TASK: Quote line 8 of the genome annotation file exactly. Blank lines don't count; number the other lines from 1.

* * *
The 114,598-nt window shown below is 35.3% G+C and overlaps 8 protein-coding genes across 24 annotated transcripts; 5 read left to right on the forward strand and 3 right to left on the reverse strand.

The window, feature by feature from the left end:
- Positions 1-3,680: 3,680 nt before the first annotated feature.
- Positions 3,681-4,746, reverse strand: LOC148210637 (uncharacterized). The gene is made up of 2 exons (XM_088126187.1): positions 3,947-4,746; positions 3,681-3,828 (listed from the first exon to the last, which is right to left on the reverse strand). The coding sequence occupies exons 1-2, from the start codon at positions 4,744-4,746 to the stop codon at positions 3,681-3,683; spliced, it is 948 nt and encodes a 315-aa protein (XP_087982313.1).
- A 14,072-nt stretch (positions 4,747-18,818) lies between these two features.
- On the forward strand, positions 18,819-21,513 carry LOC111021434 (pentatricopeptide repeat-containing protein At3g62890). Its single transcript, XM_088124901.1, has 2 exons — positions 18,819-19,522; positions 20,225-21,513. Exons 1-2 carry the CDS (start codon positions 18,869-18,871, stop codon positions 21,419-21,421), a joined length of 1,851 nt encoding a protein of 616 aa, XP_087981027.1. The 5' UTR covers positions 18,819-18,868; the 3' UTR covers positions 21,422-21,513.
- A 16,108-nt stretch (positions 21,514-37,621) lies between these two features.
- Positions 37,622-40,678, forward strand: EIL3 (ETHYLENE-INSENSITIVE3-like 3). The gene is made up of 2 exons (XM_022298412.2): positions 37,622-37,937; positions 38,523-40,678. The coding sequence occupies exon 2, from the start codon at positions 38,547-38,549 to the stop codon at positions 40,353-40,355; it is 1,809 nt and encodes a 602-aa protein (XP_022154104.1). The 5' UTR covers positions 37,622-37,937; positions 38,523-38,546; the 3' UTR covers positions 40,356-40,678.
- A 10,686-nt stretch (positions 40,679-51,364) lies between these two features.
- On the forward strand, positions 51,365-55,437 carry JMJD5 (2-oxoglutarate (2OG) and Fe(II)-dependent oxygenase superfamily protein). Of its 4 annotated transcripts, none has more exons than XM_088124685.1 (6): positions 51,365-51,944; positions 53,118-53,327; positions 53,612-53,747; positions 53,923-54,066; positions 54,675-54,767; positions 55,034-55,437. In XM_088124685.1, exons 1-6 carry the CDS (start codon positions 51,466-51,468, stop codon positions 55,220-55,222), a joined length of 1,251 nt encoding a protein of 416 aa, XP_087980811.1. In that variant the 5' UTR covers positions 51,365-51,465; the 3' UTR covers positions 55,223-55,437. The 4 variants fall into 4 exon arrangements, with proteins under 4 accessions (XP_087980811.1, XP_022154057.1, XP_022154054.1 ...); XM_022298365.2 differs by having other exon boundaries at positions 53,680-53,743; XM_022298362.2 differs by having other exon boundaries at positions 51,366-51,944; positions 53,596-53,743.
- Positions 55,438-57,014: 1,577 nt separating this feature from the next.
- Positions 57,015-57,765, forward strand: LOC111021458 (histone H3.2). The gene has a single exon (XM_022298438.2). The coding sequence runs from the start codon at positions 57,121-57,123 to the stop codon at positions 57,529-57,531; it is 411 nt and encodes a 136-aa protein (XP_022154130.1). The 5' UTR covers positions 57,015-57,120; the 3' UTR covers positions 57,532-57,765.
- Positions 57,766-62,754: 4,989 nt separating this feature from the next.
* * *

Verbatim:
- Positions 37,622-40,678, forward strand: EIL3 (ETHYLENE-INSENSITIVE3-like 3). The gene is made up of 2 exons (XM_022298412.2): positions 37,622-37,937; positions 38,523-40,678. The coding sequence occupies exon 2, from the start codon at positions 38,547-38,549 to the stop codon at positions 40,353-40,355; it is 1,809 nt and encodes a 602-aa protein (XP_022154104.1). The 5' UTR covers positions 37,622-37,937; positions 38,523-38,546; the 3' UTR covers positions 40,356-40,678.